A U.S. appeals court has ruled that the Federal Trade Commission has authority to regulate corporate cyber security, and may pursue a lawsuit accusing hotel operator Wyndham Worldwide Corp of failing to properly safeguard consumers’ information.
The 3-0 decision by the 3rd U.S. Circuit Court of Appeals in Philadelphia on Monday upheld an April 2014 lower court ruling allowing the case to go forward.
The FTC wants to hold Wyndham accountable for three breaches in 2008 and 2009 in which hackers broke into its computer system and stole credit card and other details from more than 619,000 consumers, leading to over $10.6 million in fraudulent charges.
Noting the FTC’s broad authority under a 1914 law to protect consumers from unfair and deceptive trade practices, Circuit Judge Thomas Ambro said Wyndham failed to show that its alleged conduct “falls outside the plain meaning of ‘unfair.’”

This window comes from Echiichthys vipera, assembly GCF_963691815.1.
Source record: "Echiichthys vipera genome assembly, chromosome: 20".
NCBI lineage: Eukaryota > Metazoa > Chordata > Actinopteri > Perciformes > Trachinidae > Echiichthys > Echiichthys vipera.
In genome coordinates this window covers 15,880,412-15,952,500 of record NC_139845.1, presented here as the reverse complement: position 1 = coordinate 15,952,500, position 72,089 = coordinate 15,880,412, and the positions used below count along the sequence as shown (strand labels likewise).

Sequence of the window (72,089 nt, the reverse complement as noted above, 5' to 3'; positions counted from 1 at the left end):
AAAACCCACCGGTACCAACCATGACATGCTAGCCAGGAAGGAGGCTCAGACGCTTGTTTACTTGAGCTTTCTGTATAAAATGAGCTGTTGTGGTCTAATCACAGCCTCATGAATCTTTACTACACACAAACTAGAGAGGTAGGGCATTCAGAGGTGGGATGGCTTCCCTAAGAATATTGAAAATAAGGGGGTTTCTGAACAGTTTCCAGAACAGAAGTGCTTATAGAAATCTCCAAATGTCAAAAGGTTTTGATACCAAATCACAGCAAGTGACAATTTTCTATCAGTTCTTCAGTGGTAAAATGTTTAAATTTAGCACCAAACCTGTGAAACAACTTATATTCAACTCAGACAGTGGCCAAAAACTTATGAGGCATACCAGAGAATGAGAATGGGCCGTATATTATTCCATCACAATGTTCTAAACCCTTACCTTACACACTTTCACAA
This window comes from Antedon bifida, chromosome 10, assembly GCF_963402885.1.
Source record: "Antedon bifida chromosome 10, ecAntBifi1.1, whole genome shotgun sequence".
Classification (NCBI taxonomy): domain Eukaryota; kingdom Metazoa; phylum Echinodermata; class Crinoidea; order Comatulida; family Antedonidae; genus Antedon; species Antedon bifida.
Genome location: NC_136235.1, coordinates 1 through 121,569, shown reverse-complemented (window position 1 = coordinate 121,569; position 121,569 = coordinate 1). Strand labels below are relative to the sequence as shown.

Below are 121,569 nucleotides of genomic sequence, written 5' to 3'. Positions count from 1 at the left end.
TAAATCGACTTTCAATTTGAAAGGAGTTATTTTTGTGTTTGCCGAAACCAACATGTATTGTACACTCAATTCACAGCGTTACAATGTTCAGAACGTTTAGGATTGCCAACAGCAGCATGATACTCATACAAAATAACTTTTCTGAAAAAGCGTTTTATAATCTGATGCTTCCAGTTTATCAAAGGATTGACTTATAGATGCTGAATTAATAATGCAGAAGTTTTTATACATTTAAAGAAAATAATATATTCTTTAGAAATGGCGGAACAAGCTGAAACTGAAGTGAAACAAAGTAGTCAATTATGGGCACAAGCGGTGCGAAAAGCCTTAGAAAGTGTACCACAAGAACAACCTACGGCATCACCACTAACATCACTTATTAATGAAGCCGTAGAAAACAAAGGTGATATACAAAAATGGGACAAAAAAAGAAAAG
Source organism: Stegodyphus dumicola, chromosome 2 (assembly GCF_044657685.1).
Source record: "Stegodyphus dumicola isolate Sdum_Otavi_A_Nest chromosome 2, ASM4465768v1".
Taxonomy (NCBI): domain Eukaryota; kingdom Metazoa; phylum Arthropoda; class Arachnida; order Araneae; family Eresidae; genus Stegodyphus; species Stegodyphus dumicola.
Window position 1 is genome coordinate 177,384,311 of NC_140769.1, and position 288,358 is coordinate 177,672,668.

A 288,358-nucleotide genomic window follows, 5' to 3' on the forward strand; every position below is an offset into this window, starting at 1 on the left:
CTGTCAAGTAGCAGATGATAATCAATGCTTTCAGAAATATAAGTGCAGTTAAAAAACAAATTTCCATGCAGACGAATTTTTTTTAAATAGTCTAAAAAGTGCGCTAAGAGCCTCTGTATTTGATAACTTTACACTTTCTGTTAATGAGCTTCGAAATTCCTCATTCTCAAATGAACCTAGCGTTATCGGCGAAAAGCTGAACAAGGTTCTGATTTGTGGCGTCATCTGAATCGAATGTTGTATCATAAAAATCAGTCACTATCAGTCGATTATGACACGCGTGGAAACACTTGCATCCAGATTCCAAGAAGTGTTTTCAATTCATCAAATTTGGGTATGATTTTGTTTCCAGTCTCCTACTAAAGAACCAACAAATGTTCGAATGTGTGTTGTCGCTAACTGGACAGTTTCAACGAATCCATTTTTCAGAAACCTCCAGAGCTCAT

Wyndham brands include Days Inn, Howard Johnson, Ramada, Super 8 and Travelodge.
A company spokesman, Michael Valentino, said “safeguarding personal information remains a top priority” for the Parsippany, New Jersey-based company. “We believe the facts will show the FTC’s allegations are unfounded,” he added.
FTC Chairwoman Edith Ramirez welcomed the decision.
“It is not only appropriate, but critical, that the FTC has the ability to take action on behalf of consumers when companies fail to take reasonable steps to secure sensitive consumer information,” she said.
Congress has not adopted wide-ranging legislation governing data security, a growing concern after high-profile breaches such as at retailer Target Corp, infidelity website Ashley Madison, and even U.S. government databases.